Highlands & Islands

Hillwalkers urged to leave details of routes

Coastguard helicopter Image copyright Braemar MRT
Image caption The Coastguard has asked that people check weather forecasts before heading into the hills

Mountain rescue teams are being "increasingly challenged" by searches for people who leave little or no information of their routes.

Hillwalkers are encouraged to leave such details with family, friends or another contact in case they get into difficulty on a walk or climb.

But rescue teams and police said they have been involved in searches where this has not happened.

In a joint message, they have asked people to enjoy the hills safely.

Supt Colin Gough, of Police Scotland, said: "We do not want to put anybody off these great outdoor experiences.

"We are all, however, increasingly challenged by searches for people who have left minimal or no information regarding their intentions.

"We know that not everyone will want to leave a written route card, but we are asking the hill-going public, and even those on lower level rambles, to make sure that somebody knows where they are going, so that we have a better idea where to look for them if they are overdue."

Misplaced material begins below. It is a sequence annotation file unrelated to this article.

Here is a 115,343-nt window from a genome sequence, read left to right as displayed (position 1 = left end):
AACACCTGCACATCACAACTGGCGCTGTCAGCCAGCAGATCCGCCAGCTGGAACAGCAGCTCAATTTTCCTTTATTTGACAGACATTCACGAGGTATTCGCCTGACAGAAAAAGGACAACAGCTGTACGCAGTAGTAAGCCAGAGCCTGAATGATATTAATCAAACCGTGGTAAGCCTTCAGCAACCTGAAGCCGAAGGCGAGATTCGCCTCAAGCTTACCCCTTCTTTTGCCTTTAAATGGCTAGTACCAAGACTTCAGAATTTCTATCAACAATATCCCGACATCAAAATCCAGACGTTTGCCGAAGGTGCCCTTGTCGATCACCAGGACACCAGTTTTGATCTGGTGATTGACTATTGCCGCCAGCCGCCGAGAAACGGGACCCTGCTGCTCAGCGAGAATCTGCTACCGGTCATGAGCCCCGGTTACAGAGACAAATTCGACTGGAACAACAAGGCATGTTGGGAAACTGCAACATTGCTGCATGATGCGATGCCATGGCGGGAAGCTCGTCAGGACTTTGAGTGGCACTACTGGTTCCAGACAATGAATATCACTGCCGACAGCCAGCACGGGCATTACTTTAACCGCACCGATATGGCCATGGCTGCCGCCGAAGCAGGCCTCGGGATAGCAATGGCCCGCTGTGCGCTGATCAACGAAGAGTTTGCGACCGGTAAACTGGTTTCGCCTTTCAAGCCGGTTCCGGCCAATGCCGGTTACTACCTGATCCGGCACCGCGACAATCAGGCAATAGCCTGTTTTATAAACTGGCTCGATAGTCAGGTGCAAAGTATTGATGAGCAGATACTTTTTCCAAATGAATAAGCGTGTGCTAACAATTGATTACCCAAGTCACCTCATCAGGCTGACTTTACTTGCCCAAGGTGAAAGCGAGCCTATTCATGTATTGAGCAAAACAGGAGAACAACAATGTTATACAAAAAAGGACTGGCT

Image copyright Braemar MRT
Image caption Rescue teams said details left with family or friends can greatly aid rescue efforts

Scottish Mountain Rescue, the Maritime and Coastguard Agency (MCA), Police Scotland and Mountaineering Scotland have issued the joint statement following what they described as a "spate of mountain rescues".

Damien Oliver, assistant director for aviation for the MCA said: "In the last few weeks there have been a number of helicopter rescues carried out in the Scottish mountains in response to people who have become injured, lost and at risk of exposure.

"The UK Coastguard helicopters are equipped to fly in the most hostile of conditions in support of the invaluable work of Scotland's volunteer mountain rescue experts.

"So it's vital that we get the message out to everyone who's planning to go into the mountains to please check the weather conditions for your area before you go and make sure you're well equipped.

"Tell someone your planned route and what time you will be expected back. If you do get into trouble call 999 immediately and ask for the police."

Mountaineering Scotland said it has guidance for walkers on its website.

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